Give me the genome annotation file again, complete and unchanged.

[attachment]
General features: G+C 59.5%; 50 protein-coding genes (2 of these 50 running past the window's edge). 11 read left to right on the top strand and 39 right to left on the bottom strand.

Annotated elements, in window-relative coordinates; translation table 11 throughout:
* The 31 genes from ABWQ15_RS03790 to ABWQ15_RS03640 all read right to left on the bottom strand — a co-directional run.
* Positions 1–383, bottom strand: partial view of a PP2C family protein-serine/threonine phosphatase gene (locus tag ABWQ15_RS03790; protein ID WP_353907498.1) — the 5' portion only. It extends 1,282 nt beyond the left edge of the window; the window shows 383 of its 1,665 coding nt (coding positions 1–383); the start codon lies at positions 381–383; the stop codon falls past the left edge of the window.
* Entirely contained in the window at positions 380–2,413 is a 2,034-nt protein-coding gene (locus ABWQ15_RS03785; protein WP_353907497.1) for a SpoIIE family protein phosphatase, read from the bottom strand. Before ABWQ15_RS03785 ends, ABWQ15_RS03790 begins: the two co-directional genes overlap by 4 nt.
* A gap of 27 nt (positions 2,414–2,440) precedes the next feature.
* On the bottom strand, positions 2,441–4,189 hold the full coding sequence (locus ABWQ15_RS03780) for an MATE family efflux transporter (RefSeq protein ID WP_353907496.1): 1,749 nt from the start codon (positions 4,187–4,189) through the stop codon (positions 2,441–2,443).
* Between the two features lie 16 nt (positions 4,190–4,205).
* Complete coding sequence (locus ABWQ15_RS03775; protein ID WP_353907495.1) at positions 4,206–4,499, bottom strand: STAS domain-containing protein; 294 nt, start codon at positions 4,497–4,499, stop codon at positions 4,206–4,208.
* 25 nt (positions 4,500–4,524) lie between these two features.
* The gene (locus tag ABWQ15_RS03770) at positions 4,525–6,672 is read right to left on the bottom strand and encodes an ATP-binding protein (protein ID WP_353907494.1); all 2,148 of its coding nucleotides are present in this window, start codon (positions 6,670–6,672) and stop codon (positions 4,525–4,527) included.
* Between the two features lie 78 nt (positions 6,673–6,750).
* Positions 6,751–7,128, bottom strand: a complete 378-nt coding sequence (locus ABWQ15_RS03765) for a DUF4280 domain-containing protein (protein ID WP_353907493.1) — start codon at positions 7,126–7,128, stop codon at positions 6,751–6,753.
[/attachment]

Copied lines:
General features: G+C 59.5%; 50 protein-coding genes (2 of these 50 running past the window's edge). 11 read left to right on the top strand and 39 right to left on the bottom strand.

Annotated elements, in window-relative coordinates; translation table 11 throughout:
* The 31 genes from ABWQ15_RS03790 to ABWQ15_RS03640 all read right to left on the bottom strand — a co-directional run.
* Positions 1–383, bottom strand: partial view of a PP2C family protein-serine/threonine phosphatase gene (locus tag ABWQ15_RS03790; protein ID WP_353907498.1) — the 5' portion only. It extends 1,282 nt beyond the left edge of the window; the window shows 383 of its 1,665 coding nt (coding positions 1–383); the start codon lies at positions 381–383; the stop codon falls past the left edge of the window.
* Entirely contained in the window at positions 380–2,413 is a 2,034-nt protein-coding gene (locus ABWQ15_RS03785; protein WP_353907497.1) for a SpoIIE family protein phosphatase, read from the bottom strand. Before ABWQ15_RS03785 ends, ABWQ15_RS03790 begins: the two co-directional genes overlap by 4 nt.
* A gap of 27 nt (positions 2,414–2,440) precedes the next feature.
* On the bottom strand, positions 2,441–4,189 hold the full coding sequence (locus ABWQ15_RS03780) for an MATE family efflux transporter (RefSeq protein ID WP_353907496.1): 1,749 nt from the start codon (positions 4,187–4,189) through the stop codon (positions 2,441–2,443).
* Between the two features lie 16 nt (positions 4,190–4,205).
* Complete coding sequence (locus ABWQ15_RS03775; protein ID WP_353907495.1) at positions 4,206–4,499, bottom strand: STAS domain-containing protein; 294 nt, start codon at positions 4,497–4,499, stop codon at positions 4,206–4,208.
* 25 nt (positions 4,500–4,524) lie between these two features.
* The gene (locus tag ABWQ15_RS03770) at positions 4,525–6,672 is read right to left on the bottom strand and encodes an ATP-binding protein (protein ID WP_353907494.1); all 2,148 of its coding nucleotides are present in this window, start codon (positions 6,670–6,672) and stop codon (positions 4,525–4,527) included.
* Between the two features lie 78 nt (positions 6,673–6,750).
* Positions 6,751–7,128, bottom strand: a complete 378-nt coding sequence (locus ABWQ15_RS03765) for a DUF4280 domain-containing protein (protein ID WP_353907493.1) — start codon at positions 7,126–7,128, stop codon at positions 6,751–6,753.